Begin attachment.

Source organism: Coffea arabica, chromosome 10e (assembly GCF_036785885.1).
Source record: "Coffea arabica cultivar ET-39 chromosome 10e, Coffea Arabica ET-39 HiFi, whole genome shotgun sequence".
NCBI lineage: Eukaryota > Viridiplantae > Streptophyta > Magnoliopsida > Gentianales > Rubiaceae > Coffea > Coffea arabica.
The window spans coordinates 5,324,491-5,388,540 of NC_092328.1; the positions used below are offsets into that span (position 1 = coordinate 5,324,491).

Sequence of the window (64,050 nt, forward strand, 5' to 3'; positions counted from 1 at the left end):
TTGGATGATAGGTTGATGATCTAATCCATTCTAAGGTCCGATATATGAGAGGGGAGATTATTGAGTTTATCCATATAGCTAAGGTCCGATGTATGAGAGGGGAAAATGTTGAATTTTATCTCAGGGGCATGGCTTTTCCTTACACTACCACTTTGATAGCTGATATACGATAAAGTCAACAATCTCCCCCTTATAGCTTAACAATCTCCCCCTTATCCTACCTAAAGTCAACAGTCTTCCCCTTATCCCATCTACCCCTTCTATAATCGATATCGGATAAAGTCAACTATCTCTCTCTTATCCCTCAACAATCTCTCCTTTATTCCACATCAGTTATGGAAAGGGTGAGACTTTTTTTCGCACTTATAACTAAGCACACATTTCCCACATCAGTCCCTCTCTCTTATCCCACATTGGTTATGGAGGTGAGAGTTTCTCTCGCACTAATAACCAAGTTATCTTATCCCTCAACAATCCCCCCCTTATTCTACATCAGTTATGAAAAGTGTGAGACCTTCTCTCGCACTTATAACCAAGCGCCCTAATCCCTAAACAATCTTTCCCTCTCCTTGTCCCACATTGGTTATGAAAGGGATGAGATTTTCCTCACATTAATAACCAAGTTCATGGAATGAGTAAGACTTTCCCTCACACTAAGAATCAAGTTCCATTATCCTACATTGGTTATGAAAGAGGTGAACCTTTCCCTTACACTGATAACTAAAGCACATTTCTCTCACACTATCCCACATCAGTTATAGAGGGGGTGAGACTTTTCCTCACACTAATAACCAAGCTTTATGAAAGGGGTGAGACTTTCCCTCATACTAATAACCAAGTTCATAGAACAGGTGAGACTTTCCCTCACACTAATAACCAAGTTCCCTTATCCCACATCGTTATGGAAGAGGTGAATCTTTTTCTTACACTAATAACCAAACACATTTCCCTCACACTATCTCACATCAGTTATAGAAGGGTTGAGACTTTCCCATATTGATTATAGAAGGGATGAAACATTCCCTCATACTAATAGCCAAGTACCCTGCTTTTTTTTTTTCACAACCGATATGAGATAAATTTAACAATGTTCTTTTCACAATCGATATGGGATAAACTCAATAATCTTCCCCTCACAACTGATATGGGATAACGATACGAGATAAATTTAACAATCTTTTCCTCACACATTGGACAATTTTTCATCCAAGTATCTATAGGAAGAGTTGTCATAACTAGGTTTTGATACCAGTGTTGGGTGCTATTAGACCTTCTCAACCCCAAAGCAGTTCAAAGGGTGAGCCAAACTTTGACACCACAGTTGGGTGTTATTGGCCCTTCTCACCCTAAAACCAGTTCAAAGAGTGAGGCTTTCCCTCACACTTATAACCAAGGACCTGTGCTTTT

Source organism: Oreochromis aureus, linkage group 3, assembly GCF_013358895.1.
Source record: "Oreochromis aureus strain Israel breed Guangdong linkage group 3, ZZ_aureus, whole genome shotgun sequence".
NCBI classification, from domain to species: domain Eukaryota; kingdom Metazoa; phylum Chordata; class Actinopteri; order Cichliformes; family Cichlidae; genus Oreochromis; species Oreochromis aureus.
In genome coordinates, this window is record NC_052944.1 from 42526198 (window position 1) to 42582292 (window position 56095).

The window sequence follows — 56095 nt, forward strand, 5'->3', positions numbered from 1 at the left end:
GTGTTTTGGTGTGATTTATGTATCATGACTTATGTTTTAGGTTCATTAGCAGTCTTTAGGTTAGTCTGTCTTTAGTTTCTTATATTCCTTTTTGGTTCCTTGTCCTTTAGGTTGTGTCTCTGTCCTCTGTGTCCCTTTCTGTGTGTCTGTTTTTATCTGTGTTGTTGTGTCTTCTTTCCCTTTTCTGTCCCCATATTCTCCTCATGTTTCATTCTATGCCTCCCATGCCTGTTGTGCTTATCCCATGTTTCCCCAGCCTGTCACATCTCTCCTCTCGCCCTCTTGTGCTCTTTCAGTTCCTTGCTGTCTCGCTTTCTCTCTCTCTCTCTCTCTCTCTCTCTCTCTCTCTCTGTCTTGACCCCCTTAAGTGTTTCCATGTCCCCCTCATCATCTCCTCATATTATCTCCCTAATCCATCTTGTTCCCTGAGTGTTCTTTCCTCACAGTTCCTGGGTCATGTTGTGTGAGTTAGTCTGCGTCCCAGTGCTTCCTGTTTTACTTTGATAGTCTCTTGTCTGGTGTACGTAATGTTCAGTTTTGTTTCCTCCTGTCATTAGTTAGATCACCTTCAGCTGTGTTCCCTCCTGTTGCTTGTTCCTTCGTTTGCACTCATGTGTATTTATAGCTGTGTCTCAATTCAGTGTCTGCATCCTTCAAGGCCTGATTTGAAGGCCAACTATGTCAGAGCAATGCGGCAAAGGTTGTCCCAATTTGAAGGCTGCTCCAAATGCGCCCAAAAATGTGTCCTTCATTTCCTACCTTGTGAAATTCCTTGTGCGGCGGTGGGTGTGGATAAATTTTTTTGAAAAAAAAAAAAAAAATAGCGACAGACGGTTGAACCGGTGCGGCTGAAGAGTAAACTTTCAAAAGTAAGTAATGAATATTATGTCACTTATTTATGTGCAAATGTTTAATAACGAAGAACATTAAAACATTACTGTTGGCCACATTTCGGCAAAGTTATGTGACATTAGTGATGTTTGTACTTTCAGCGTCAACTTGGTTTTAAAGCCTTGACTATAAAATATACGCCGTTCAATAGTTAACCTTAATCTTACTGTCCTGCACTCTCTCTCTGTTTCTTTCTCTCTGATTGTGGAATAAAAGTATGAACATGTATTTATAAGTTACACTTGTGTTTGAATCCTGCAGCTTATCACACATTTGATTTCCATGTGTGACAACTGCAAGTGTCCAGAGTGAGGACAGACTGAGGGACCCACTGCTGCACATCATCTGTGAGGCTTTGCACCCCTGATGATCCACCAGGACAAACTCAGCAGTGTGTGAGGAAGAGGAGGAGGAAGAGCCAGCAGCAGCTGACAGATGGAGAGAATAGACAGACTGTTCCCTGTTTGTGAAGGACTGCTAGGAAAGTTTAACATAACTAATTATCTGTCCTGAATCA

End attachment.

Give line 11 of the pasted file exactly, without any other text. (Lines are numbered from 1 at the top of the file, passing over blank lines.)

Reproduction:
The window sequence follows — 56095 nt, forward strand, 5'->3', positions numbered from 1 at the left end: